Tuesday, December 05, 2006

Creating A Logo For Google Search Page


I am adding this logo to the google search that is on my website and needed a place to host the picture. Anyway check out my webpage
for all of your wholesale distributors for your business.

Friday, December 01, 2006

One Little Mistake Can Cost Thousands Of Dollars

Many years ago when I first graduated college, I looked for a good used car to purchase. Like most graduates, I had student loans to pay, I had to find a good job and I couldn’t afford to purchase a new automobile. I went to a used car dealership and saw a Datsun 240Z. The dealer told me that it had just come in and he didn’t know anything about it. It looked pretty good; the engine was clean and it had a few paint chips on the side, but overall it looked okay. I drove the car home that day.

We lived in the country and many of the roads were chert and had potholes. I turned into my parent’s driveway about a week later, hit a pothole and all of a sudden the car quit running. I looked under the hood and yep there was an engine in there. I looked under the car and to my surprise, the frame had broken and the engine was leaning down. Although I had purchased the car with no warranty, I called the dealership.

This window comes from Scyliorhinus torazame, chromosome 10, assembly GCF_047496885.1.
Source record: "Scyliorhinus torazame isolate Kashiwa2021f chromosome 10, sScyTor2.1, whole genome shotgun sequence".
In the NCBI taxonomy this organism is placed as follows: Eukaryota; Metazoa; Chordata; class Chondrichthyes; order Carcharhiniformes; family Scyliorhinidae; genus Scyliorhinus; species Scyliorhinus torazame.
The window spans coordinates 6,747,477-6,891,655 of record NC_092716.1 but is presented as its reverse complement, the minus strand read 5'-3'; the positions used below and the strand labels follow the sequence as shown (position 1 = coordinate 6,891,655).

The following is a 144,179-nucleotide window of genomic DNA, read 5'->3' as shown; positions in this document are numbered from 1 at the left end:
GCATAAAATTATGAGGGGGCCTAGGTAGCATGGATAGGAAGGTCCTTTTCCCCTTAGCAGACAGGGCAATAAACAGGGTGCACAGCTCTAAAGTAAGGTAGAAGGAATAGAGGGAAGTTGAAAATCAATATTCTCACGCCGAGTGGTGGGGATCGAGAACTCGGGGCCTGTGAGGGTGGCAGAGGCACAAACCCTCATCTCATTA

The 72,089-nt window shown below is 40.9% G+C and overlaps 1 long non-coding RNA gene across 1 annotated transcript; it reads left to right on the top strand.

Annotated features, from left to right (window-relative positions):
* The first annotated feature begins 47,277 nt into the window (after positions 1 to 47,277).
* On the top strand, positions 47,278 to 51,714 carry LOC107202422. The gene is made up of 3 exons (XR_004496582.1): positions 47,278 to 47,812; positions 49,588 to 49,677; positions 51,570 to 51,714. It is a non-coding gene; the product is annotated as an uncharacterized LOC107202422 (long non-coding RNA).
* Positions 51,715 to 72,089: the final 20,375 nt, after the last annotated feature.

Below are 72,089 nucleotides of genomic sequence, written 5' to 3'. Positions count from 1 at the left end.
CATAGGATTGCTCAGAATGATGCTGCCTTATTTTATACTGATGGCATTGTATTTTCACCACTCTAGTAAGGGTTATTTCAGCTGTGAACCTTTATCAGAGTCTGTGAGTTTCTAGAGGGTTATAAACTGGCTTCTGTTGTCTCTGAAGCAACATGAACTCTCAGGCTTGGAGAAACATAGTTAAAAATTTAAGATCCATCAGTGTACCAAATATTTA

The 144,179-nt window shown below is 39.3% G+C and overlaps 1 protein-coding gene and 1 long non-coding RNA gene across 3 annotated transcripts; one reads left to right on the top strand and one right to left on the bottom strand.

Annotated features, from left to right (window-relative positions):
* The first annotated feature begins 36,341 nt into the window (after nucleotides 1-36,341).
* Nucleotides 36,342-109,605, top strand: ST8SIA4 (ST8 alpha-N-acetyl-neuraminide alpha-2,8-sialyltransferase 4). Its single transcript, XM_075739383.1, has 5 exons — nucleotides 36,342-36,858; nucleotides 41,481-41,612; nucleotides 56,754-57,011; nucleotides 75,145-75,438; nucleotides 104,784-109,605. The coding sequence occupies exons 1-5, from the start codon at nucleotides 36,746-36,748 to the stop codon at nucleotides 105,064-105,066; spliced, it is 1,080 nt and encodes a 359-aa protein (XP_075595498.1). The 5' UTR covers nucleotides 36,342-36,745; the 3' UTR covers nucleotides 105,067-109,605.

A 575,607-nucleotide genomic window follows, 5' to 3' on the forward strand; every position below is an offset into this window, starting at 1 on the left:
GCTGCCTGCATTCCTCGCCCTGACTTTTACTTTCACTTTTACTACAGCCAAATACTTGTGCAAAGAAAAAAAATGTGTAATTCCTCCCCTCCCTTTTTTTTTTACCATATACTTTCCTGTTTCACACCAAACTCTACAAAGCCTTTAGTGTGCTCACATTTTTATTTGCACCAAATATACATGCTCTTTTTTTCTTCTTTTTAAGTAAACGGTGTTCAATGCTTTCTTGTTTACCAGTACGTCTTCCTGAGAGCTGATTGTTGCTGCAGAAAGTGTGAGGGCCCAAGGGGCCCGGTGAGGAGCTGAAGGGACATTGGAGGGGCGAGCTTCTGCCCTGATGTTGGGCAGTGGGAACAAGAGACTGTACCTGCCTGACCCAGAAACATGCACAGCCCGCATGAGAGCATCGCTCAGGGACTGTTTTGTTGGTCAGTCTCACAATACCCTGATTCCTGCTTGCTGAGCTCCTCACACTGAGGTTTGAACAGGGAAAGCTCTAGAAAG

After the owner quit laughing at me, he told me he would come and look at the car. He did. After he couldn’t find another body for the motor, he called me and told me to come pick out any car that I wanted in that price range. I was extremely grateful to him.

After I had signed the papers to purchase the other car, I asked him why he was so willing to work with me. He said, “If I had not helped you out, you would have told everyone what a terrible business man I was and it would have hurt my business more than taking a car back.” He was right. Now, even though he passed away several years ago, I continue to tell this story about a man that knew what customer service meant.

Customer service is the key to return visits. Whether you are in a new business or an established one, you need to be aware of the way that you treat customers. How many times have you been to a business and when you left thought that the workers were not friendly? Many times I have commented to others that the service was terrible in certain businesses. I know that many workers are only there for a paycheck, but as the owner, it is your duty to see that your employees are nice to the customers.